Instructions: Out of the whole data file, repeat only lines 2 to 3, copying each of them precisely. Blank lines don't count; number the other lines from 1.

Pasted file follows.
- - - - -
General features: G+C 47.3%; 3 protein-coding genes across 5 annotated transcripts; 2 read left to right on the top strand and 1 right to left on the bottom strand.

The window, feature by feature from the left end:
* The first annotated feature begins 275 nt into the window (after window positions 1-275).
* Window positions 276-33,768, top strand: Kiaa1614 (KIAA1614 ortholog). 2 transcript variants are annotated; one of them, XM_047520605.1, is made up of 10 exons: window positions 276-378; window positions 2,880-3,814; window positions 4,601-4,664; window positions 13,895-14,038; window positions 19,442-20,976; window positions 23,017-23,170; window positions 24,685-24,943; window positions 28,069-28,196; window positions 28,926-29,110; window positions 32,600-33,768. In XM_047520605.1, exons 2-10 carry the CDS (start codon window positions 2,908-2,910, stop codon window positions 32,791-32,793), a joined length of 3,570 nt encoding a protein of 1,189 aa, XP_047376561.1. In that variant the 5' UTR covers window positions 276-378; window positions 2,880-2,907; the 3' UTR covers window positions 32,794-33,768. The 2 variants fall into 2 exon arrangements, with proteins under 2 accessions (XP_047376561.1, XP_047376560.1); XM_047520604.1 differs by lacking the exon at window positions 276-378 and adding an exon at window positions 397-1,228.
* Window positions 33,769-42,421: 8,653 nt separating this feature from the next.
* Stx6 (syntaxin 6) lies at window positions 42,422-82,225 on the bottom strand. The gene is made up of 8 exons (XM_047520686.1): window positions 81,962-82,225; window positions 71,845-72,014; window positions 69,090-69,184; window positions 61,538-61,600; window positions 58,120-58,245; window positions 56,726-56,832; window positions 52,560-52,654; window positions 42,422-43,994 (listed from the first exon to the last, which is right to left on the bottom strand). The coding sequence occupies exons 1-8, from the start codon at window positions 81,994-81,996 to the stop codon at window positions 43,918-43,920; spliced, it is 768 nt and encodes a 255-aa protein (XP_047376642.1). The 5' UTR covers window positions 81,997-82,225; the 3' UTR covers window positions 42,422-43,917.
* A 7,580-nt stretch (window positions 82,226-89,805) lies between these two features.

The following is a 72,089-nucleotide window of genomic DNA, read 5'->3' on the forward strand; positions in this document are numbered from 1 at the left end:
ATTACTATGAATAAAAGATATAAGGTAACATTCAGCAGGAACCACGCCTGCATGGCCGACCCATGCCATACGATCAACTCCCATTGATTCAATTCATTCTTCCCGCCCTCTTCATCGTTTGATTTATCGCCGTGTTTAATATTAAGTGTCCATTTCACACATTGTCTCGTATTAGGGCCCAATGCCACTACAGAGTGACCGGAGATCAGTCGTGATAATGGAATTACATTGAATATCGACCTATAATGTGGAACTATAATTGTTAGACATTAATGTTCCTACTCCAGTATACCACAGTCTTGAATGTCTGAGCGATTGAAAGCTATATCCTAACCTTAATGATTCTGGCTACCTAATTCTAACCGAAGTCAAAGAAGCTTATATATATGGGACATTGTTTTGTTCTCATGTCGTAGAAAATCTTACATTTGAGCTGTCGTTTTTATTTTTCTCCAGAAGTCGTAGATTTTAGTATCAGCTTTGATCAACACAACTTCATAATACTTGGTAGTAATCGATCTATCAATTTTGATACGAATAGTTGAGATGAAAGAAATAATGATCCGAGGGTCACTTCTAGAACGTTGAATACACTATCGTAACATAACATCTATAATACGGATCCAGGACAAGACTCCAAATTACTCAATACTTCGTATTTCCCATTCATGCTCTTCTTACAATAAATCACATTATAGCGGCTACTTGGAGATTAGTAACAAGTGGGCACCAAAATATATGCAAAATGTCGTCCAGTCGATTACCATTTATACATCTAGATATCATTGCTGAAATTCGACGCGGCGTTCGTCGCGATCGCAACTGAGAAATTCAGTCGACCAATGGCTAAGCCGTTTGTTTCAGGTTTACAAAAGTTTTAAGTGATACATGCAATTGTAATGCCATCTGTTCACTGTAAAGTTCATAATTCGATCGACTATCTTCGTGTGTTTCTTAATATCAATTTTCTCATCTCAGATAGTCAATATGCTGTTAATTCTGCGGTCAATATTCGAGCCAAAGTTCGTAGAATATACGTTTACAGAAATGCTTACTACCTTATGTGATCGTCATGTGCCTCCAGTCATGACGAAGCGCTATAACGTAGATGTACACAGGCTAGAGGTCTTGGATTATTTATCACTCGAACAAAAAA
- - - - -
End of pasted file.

The window, feature by feature from the left end:
* The first annotated feature begins 275 nt into the window (after window positions 1-275).